EU Military could end up costing British tax payers millions

Published Nov 21, 2016

Mike_Hookem.jpgAn EU military could end up costing British tax payers millions of pounds despite the historic vote to leave the EU, a senior UKIP MEP has warned.

Reports being voted on next week in the European Parliament demand up to half a billion pounds per year for one area of the EU Defence Union alone, with €90 million for 'preparatory action on EU defence research' starting in 2017.

The timeline of progress in the development of the EU Military, which British officials have long denied would happen despite evidence to the contrary, would mean the UK could not only contribute financially but could be legally drawn into it as the government will not have tabled a vote on Brexit as demanded by the high court let alone invoked Article 50 by the time the EU strategy kicks into action.

"The EU sees a military structure as necessary, particularly as it continues its dangerous and unnecessary provocation of Russia," warned UKIP Defence spokesman Mike Hookem MEP.

"These plans include reform of the EU battlegroups concept, aiming at the establishment of permanent units which would be independent of any lead nation and subject to systematic joint training and an EU-wide system for the coordination of the rapid movement of defence forces' personnel, equipment and supplies."

The UK currently has its own rapid deployment brigades called PEPS or 'Priming Equipment Packs; which includes all the scales, support and spares that that unit would require and which would be delivered to it when it is warned for operations. However, insiders have warned that the two battalions earmarked for this role, 16 Air Assault Brigade and 3 Commando Brigade, cannot actually deploy at the same time.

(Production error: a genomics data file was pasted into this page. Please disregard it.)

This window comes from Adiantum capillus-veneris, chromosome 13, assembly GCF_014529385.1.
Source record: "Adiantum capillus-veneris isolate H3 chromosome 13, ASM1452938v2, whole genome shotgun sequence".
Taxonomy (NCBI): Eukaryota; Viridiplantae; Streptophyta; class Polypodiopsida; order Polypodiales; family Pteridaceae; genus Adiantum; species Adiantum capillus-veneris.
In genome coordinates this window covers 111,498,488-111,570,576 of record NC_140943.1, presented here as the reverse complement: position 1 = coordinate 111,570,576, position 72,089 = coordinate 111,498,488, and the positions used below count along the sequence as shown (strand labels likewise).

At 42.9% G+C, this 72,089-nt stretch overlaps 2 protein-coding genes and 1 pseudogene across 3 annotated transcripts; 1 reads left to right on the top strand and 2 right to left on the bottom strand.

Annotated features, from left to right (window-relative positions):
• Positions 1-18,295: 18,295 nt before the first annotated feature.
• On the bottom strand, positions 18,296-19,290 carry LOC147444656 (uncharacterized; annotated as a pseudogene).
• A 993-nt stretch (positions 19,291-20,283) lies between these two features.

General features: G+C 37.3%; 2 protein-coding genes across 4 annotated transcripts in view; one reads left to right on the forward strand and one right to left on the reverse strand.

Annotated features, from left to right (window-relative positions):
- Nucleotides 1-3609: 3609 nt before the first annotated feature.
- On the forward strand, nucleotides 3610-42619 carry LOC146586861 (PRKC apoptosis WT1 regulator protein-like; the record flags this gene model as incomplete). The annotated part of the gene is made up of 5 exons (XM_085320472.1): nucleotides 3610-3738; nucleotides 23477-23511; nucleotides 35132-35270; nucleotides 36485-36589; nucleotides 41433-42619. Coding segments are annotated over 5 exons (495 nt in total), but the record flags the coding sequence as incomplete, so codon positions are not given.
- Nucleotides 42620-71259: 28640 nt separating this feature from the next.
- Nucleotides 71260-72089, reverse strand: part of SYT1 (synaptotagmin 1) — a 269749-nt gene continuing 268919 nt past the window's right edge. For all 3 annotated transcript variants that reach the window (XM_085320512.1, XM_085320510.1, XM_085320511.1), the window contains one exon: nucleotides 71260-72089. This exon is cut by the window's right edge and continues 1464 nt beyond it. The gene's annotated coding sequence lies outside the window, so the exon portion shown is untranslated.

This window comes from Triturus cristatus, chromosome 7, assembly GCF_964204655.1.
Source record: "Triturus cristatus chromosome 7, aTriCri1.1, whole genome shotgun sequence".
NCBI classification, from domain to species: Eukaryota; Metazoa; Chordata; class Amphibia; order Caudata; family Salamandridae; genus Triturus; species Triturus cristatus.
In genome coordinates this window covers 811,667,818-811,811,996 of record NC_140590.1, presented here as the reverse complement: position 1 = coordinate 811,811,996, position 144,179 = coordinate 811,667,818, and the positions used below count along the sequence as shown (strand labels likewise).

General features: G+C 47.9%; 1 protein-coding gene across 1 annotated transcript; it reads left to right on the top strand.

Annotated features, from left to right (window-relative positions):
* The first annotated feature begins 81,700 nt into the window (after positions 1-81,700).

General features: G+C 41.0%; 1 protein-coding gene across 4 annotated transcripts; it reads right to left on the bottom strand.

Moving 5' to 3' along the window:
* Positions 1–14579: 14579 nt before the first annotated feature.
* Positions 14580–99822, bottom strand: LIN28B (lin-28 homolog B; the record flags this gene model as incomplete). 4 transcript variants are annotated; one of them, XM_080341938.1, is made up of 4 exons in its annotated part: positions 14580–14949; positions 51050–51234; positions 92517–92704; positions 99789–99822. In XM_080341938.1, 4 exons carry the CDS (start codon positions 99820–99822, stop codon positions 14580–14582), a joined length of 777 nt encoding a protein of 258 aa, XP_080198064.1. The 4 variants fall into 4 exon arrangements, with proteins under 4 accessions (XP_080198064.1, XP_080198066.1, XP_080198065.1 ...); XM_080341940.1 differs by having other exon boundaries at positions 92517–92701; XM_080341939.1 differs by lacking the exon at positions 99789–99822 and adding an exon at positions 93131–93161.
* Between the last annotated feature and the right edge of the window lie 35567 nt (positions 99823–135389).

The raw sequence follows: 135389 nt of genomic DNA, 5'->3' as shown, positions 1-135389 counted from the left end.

The document also calls for EU-NATO projects on communications and response including at sea, on migration, cyber security and defence as well as on exercises and bolstering defences in the 'buffer states' between the EU and Russia. It raises the question of whether NATO countries could be called to defend EU countries which are not part of the EU.

"It is another demonstration of why the UK needs to detach itself from the EU and the direction in which it is heading and instead properly fund its Armed Forces and rebuild its relationship with the US whilst ending this unnecessary provocation of Russia which has not neglected its military and has vastly superior fire and man power to us," the former soldier said.

Mr Hookem also warned that the EU Defence Union would have its own trade union meaning soldiers could go on strike and hold governments and the EU to ransom.

Service Personnel in the UK Armed Forces are forbidden by the Queen's Regulations from joining a union or going on strike: regulations by which every serviceman and woman is bound.

UKIP Defence Spokesman and former soldier Mike Hookem said the proposal "could threaten Britain's military readiness if it were to be dragged along in an EU Military by a political establishment trying its hardest to ignore the result of the EU referendum and leave the EU.

"There are clear security reasons why members of the Armed Forces are subject to different rules from those in civilian life: rules which were compensated for previously by governments who took the welfare of its troops and this country seriously with work and fiscal benefits.

"It is not in the country's national interests for soldiers, sailors or airmen to be able to lay down arms and ignore the chain of command because of a union decision," he said.

"I have been on exercises with Danish troops who stopped working at 1700hrs. Military life does not work like that and war does not fit into a 9-5 schedule. It also means that often UK and US personnel have to do the bulk of the work in international organiations like SHAPE and NATO.

"If there were an EU Military with a strong trade union we could see situations which terrorists could easily take advantage of, particularly if they were based on a French style trade union system which has often brought countries to a standstill and created havoc as we all saw in Calais in the last few months."

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